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Visas: Documentation of Immigrants Under the Immigration and Nationality Act, as Amended-Diversity Visas

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Interim rule with request for comments.


This interim rule makes certain amendments to the regulations implementing the Diversity Visa (DV) Program. The amendments are necessary to further clarify statutory requirements and to enhance the Department's ability to combat fraudulent practices in the DV Program. The Department is also amending the regulations to further clarify the definition of “high school education or its equivalent,” to eliminate the use of the Dictionary of Occupational Titles as a means to determine the applicant's work experience, and to define further acceptable photographs.


Effective Date: This rule takes effect on September 9, 2002.

Comment Date: Please submit written comments no later than September 9, 2002.


Interested persons are invited to submit comments in duplicate to: Chief, Office of Legislation and Regulations, Visa Office, Department of State, Washington, DC 20520-0106, by fax at (202) 663-3898, or by e-mail to

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Pam Chavez, Office of Legislation and Regulations, Visa Office, phone (202) 663-1206, or e-mail

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The DV Program is provided for in sections 201(a)(3), 201(e), 203(c) and 204(a)(1)(G) of the Immigration and Nationality Act (INA), as amended. The Department's regulations are found at 22 CFR 42.33.

How Is the Department Amending Its Regulations?

O*Net OnLine replaces “Dictionary of Occupational Titles”

The Department of Labor no longer maintains or publishes the Dictionary of Occupational Titles which has been used as a means for determining an applicant's work experience. Therefore, beginning with cases processed for the DV 2003 Program, the Department of Labor's O*Net OnLine will be the only source of information used to determine qualifying work experience. The O*Net OnLine can be accessed at

Photographs for Applicant and Dependents

The Department is also modifying its regulations regarding the photograph to be submitted. Photographs submitted for the 2004 DV Program must be between Start Printed Page 5175311/2 by 11/2 and 2 by 2 inches or (37 to 50 mm) square. Photos showing the alien with hats or head coverings are acceptable but only if they do not obscure any portion of the applicant's face.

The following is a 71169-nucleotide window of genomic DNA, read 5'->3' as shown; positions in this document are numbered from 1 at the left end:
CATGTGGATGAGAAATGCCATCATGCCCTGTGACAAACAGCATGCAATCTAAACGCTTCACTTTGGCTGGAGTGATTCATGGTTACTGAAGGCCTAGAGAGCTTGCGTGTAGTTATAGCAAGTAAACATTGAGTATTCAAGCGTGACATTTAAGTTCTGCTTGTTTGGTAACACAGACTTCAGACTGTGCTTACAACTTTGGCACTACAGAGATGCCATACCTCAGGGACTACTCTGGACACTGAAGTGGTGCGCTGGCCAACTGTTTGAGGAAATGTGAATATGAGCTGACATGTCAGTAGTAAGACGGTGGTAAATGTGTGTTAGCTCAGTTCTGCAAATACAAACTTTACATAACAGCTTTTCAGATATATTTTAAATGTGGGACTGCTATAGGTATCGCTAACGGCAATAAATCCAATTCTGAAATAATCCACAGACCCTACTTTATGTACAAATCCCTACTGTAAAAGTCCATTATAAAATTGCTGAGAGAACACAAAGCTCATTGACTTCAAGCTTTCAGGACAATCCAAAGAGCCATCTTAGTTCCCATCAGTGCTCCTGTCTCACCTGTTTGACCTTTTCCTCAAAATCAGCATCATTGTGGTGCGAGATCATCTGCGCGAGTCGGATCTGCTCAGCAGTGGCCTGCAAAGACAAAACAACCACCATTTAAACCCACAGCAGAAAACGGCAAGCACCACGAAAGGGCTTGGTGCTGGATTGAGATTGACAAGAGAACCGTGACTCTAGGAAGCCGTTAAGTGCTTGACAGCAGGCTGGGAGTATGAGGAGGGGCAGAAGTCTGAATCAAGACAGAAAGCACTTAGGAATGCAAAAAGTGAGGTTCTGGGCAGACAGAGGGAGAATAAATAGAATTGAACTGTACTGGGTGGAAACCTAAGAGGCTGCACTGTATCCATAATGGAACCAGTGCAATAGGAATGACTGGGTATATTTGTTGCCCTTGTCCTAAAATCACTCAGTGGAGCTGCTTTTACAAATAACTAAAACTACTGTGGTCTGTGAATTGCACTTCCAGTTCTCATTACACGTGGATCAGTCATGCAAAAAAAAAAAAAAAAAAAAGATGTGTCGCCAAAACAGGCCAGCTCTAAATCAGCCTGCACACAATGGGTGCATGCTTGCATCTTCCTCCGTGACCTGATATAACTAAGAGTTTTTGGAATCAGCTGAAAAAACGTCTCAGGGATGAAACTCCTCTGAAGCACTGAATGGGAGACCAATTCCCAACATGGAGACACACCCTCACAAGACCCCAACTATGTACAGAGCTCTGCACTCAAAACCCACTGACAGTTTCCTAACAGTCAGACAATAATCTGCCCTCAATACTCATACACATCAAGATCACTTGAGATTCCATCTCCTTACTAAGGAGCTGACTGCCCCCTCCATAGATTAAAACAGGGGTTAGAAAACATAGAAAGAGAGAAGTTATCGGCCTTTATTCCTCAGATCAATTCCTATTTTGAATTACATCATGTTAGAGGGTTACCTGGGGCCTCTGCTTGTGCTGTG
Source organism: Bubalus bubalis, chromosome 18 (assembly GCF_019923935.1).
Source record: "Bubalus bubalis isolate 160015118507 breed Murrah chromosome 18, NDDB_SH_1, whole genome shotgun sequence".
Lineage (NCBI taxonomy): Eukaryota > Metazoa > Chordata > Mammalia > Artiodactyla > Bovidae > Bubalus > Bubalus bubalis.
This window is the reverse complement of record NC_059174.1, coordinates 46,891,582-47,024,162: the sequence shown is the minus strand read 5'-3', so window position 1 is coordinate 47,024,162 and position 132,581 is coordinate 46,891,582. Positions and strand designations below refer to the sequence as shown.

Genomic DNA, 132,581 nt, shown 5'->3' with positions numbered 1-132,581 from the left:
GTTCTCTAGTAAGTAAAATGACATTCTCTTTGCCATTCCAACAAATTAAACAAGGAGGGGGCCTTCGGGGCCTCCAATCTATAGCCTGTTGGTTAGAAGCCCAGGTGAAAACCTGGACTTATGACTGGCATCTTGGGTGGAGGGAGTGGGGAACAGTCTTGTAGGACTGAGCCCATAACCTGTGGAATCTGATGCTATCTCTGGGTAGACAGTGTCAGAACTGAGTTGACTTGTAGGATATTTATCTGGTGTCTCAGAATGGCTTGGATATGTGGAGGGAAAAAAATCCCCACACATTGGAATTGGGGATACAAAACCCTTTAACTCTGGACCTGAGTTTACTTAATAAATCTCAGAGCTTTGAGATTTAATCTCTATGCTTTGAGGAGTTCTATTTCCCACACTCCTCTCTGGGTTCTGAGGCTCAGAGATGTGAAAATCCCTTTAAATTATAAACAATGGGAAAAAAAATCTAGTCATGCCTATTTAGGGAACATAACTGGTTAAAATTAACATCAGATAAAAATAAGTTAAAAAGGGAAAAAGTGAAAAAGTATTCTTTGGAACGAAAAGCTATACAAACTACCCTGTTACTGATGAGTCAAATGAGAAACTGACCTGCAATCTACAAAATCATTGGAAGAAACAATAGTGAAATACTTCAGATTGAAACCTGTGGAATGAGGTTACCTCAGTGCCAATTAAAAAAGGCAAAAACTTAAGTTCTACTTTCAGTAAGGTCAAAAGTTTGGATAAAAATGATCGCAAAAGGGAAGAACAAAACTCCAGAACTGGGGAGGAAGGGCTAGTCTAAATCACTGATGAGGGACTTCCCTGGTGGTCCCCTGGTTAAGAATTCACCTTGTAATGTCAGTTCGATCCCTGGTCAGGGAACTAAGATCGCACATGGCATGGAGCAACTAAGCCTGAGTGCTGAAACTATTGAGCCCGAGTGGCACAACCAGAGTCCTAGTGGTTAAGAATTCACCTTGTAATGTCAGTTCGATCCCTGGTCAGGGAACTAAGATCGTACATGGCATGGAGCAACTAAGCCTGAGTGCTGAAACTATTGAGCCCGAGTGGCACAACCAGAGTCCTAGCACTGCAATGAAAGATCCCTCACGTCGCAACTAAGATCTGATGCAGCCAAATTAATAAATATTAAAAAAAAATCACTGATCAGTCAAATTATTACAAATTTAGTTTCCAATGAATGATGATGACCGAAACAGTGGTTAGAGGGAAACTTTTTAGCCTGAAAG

Why Are the Regulations Being Modified?

During the processing of the immigrant visa applications of aliens selected to compete for immigrant visas in earlier years, several consular offices encountered cases in which the visa applicant was proven, or strongly suspected, to be an impostor—that is, not the individual who had submitted the petition which had been selected. Thus, in order to provide additional deterrents to such abuses, the Department is amending its regulations. Also, the Department is amending its regulation regarding the work experience requirement. Since the Department of Labor no longer maintains or publishes the Dictionary of Occupational Titles, the Department of Labor's O*Net On-Line will now be the only source of information used to determine whether an applicant meets the work experience requirement.

Interim Rule

Administrative Procedure Act

The Department's implementation of this regulation as an interim rule is based upon the “good cause” exceptions found at 5 U.S.C. 553(b)(B) and (d)(3). The publication of this rule as an interim rule will allow sufficient time for interested persons to comment on the regulatory changes and allows for timely registration for the DV-2004 Program scheduled for early October 2002.

Regulatory Flexibility Act

The Department of State, in accordance with the Regulatory Flexibility Act (5 U.S.C. 605(b)), has reviewed this regulation and, by approving it, certifies that this rule will not have a significant economic impact on a substantial number of small entities.

Unfunded Mandates Reform Act of 1995

This rule will not result in the expenditure by State, local, and tribal governments, in the aggregate, or by the private sector, of $100 million or more in any year and it will not significantly or uniquely affect small governments. Therefore, no actions were deemed necessary under the provisions of the Unfunded Mandates Reform Act of 1995.

Small Business Regulatory Enforcement Fairness Act of 1996

This rule is not a major rule as defined by section 804 of the Small Business Regulatory Enforcement Act of 1996. This rule will not result in an annual effect on the economy of $100 million or more; a major increase in costs or prices; or significant adverse effects on competition, employment, investment, productivity, innovation, or on the ability of United States-based companies to compete with foreign-based companies in domestic and export markets.

Executive Order 12866

The Department of State does not consider this rule, to be a “significant regulatory action” under Executive Order 12866, section 3(f), Regulatory Planning and Review. Therefore, in accordance with the letter to the Department of State of February 4, 1994 from the Director of the Office of Management and Budget, it does not require review by the Office of Management and Budget.

Executive Order 13132